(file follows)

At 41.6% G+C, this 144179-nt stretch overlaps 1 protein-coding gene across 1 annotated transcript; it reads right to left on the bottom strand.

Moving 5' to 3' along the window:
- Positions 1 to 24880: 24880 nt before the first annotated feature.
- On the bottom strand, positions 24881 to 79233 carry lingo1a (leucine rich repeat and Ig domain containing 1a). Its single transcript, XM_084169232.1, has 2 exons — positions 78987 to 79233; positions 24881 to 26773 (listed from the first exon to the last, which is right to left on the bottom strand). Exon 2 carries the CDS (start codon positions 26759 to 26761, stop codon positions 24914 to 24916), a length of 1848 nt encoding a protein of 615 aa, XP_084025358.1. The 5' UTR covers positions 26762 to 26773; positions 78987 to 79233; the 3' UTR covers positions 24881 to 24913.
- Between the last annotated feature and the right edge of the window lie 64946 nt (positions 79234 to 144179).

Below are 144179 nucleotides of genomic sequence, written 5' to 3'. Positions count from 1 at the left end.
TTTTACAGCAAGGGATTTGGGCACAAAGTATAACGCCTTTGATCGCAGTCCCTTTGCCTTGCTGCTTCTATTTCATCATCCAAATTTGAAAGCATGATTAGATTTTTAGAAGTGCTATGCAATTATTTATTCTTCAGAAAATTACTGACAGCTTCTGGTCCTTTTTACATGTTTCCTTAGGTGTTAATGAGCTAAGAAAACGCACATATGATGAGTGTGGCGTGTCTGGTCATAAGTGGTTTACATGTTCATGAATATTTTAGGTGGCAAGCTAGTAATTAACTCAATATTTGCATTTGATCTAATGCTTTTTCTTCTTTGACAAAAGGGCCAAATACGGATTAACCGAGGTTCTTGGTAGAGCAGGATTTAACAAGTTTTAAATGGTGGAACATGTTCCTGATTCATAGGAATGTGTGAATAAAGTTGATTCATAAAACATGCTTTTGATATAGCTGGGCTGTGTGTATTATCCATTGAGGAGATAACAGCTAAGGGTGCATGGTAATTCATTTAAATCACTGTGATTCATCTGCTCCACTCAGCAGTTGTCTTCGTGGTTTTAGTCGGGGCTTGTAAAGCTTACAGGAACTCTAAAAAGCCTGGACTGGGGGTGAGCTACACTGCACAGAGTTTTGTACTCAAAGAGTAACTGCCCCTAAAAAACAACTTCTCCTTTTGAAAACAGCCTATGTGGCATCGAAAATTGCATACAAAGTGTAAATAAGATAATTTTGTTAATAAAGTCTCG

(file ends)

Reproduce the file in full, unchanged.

At 41.6% G+C, this 144179-nt stretch overlaps 1 protein-coding gene across 1 annotated transcript; it reads right to left on the bottom strand.

Moving 5' to 3' along the window:
- Positions 1 to 24880: 24880 nt before the first annotated feature.
- On the bottom strand, positions 24881 to 79233 carry lingo1a (leucine rich repeat and Ig domain containing 1a). Its single transcript, XM_084169232.1, has 2 exons — positions 78987 to 79233; positions 24881 to 26773 (listed from the first exon to the last, which is right to left on the bottom strand). Exon 2 carries the CDS (start codon positions 26759 to 26761, stop codon positions 24914 to 24916), a length of 1848 nt encoding a protein of 615 aa, XP_084025358.1. The 5' UTR covers positions 26762 to 26773; positions 78987 to 79233; the 3' UTR covers positions 24881 to 24913.
- Between the last annotated feature and the right edge of the window lie 64946 nt (positions 79234 to 144179).

Below are 144179 nucleotides of genomic sequence, written 5' to 3'. Positions count from 1 at the left end.
TTTTACAGCAAGGGATTTGGGCACAAAGTATAACGCCTTTGATCGCAGTCCCTTTGCCTTGCTGCTTCTATTTCATCATCCAAATTTGAAAGCATGATTAGATTTTTAGAAGTGCTATGCAATTATTTATTCTTCAGAAAATTACTGACAGCTTCTGGTCCTTTTTACATGTTTCCTTAGGTGTTAATGAGCTAAGAAAACGCACATATGATGAGTGTGGCGTGTCTGGTCATAAGTGGTTTACATGTTCATGAATATTTTAGGTGGCAAGCTAGTAATTAACTCAATATTTGCATTTGATCTAATGCTTTTTCTTCTTTGACAAAAGGGCCAAATACGGATTAACCGAGGTTCTTGGTAGAGCAGGATTTAACAAGTTTTAAATGGTGGAACATGTTCCTGATTCATAGGAATGTGTGAATAAAGTTGATTCATAAAACATGCTTTTGATATAGCTGGGCTGTGTGTATTATCCATTGAGGAGATAACAGCTAAGGGTGCATGGTAATTCATTTAAATCACTGTGATTCATCTGCTCCACTCAGCAGTTGTCTTCGTGGTTTTAGTCGGGGCTTGTAAAGCTTACAGGAACTCTAAAAAGCCTGGACTGGGGGTGAGCTACACTGCACAGAGTTTTGTACTCAAAGAGTAACTGCCCCTAAAAAACAACTTCTCCTTTTGAAAACAGCCTATGTGGCATCGAAAATTGCATACAAAGTGTAAATAAGATAATTTTGTTAATAAAGTCTCG